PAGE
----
Moreover, education is linked to economic prosperity. Most American parents are determined to see their children receive the best possible education so they can compete for the best paying jobs. Americans choose where to buy or build their homes based, in large measure, on the quality of the public schools in a community.
Certainly, the market can and does provide education. Private schools and universities are among the best in the nation, and also among the most expensive. If all education were private — or all fire fighting, policing, recreation programs, road construction, basic scientific research, mail delivery, and other services we associate with government — few citizens would be able to afford it.
Government makes sure that capitalist relations function smoothly, that businesses can expand, create jobs, and remain profitable, because it needs the revenues that employers and employees provide in taxes to pay its school teachers, soldiers, and librarians, to build public works projects like roads and schools and water treatment plants, and to keep voters happy by keeping them employed and well-served.
Government and business in America may seem antagonistic towards one another, forever arguing over their proper role or size, but, historically, they have worked together to grease the wheels of capitalism. Real estate is perhaps the foremost example in the United States.
Businesspersons don’t build factories unless they are in locations where money can be made; workers don’t want housing unless it is reasonably close to jobs; and retailers don’t open unless there is a sufficient density of workers and residents within a specific trade area. In virtually all types of real estate transactions, government has the ability to make land valuable to businesses and individuals and entice them to invest in that land. Governments in the U.S. routinely use public undertakings to increase private profit. Road and sewer construction, shovel-ready industrial sites, property tax abatements, residential mortgage subsidies, airport expansions, and a myriad other publicly-provided appurtenances and incentives fuel real estate speculation and development, benefit truckers and retailers, increase travel, fill office buildings, and sustain car manufacturers and home builders.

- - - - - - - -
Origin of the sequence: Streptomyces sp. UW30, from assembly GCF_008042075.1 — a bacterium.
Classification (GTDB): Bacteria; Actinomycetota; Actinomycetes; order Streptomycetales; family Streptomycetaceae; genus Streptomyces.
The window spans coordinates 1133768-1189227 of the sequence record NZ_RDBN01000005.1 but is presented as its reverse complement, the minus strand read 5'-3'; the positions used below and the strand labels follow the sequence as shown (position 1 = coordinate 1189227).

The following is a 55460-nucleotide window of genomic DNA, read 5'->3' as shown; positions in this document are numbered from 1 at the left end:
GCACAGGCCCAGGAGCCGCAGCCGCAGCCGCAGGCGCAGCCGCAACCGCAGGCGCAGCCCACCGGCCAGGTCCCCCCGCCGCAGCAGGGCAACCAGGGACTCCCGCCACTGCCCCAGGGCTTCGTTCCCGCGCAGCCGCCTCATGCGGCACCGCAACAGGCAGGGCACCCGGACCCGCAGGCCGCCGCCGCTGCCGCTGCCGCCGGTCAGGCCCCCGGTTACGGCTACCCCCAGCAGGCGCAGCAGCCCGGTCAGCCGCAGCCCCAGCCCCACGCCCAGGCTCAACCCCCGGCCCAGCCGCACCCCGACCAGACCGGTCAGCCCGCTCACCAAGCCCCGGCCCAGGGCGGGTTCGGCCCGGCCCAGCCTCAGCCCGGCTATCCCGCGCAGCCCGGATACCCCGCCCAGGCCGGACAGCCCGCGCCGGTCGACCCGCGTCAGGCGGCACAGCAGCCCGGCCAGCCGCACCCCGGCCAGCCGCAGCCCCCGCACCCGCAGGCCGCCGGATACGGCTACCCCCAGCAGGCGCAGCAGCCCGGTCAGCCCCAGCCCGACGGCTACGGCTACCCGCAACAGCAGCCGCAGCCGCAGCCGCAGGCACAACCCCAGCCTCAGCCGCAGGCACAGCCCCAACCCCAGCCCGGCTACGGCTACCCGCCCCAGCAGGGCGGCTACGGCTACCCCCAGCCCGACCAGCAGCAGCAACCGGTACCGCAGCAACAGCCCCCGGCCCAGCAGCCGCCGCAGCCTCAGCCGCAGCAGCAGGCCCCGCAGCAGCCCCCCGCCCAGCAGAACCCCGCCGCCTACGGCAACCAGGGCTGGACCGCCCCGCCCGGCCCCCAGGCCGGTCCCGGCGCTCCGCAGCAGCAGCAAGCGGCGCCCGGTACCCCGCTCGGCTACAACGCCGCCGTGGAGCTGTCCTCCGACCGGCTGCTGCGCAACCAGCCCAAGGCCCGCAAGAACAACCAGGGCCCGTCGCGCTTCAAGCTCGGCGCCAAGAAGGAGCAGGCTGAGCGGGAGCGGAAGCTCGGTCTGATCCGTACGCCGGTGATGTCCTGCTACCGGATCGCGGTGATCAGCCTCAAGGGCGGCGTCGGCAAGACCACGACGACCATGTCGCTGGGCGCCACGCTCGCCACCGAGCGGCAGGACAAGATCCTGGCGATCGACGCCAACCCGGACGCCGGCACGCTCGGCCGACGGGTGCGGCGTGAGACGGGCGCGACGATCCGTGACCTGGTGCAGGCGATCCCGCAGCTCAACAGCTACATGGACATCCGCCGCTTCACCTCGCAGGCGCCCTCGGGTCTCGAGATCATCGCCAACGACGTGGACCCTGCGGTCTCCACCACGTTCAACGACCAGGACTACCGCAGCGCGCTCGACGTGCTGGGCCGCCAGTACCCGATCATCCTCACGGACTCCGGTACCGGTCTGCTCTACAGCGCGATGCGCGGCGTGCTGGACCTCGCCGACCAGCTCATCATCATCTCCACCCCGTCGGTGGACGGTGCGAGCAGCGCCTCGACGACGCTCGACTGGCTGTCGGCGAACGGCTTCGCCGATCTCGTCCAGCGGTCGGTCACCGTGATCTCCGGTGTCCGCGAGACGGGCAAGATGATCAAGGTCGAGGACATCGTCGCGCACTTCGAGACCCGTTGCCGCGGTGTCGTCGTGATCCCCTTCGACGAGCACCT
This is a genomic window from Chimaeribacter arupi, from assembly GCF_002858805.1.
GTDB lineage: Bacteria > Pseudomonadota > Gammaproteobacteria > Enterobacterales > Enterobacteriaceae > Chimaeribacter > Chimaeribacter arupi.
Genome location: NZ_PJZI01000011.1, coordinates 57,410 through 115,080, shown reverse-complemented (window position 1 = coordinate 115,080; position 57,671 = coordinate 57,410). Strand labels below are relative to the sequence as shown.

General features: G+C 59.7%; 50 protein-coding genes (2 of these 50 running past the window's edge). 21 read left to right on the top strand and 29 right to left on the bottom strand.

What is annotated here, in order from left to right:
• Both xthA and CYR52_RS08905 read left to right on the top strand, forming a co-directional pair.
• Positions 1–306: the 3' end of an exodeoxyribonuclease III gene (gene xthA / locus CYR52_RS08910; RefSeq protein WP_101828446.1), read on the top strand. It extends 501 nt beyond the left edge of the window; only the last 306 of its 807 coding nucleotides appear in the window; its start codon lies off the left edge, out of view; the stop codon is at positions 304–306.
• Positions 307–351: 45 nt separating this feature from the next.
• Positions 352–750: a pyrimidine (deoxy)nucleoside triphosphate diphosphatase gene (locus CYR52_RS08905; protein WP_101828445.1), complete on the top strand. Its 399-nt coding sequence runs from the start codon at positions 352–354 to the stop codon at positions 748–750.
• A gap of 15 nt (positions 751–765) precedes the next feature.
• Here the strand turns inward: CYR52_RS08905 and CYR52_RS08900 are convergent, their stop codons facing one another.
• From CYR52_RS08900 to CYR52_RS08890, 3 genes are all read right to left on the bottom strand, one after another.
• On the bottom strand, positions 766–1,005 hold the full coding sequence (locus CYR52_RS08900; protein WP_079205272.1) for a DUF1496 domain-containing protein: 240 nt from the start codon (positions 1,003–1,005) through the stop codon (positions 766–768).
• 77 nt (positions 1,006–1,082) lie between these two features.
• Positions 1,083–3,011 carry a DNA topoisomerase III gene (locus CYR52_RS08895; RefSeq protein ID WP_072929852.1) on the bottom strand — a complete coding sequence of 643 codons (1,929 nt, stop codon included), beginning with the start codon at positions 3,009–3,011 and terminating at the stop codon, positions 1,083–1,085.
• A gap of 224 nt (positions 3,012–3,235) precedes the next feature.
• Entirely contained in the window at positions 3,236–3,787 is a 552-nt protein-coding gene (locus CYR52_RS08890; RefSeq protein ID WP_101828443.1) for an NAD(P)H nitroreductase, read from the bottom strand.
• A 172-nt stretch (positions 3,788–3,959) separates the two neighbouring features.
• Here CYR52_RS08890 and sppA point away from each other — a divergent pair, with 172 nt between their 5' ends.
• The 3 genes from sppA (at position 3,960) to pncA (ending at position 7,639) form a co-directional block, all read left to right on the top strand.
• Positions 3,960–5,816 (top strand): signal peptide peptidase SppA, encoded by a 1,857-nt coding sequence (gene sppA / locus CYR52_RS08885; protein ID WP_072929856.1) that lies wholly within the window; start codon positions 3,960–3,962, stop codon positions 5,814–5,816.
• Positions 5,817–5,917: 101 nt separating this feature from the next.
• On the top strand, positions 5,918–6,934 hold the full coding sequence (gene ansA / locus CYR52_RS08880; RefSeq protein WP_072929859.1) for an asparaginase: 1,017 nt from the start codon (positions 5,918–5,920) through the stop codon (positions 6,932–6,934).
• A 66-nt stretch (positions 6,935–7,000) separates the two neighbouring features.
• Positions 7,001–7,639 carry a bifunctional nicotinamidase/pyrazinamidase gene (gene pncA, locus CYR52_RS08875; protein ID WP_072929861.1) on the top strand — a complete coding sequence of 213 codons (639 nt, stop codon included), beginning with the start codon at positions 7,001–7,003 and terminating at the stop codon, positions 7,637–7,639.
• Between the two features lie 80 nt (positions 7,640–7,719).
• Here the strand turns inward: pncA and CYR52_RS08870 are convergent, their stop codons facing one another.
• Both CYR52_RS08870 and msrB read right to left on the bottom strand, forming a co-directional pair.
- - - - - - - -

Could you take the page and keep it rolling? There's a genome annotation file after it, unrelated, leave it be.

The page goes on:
American suburbs are part of the same dynamic of enhancing the locational qualities of businesses. In early industrial America, railroad, steel, and mining companies built “company towns” to provide low-cost housing, schools, and other amenities for their employees. In the first half of the twentieth century, the U.S. government assumed this role. Suburbia was essentially the U.S. government’s way of providing endless company towns for U.S. industries. Massive public investment reduced the cost of doing business in the suburbs, catalyzing private investment, creating jobs, expanding the tax base, and allowing suburban residents to accumulate wealth, mostly in the form of property. As President Eisenhower wrote in his 1963 memoirs about the publicly-financed national highway system, “Its impact on the American economy — the jobs it would produce in manufacturing and construction, the rural areas it would open up — was beyond calculation.”
Also beyond calculation at the time was the advantage of scale that suburbs would gain over cities in the competition for residents and jobs because of government financial subsidies and legal protections.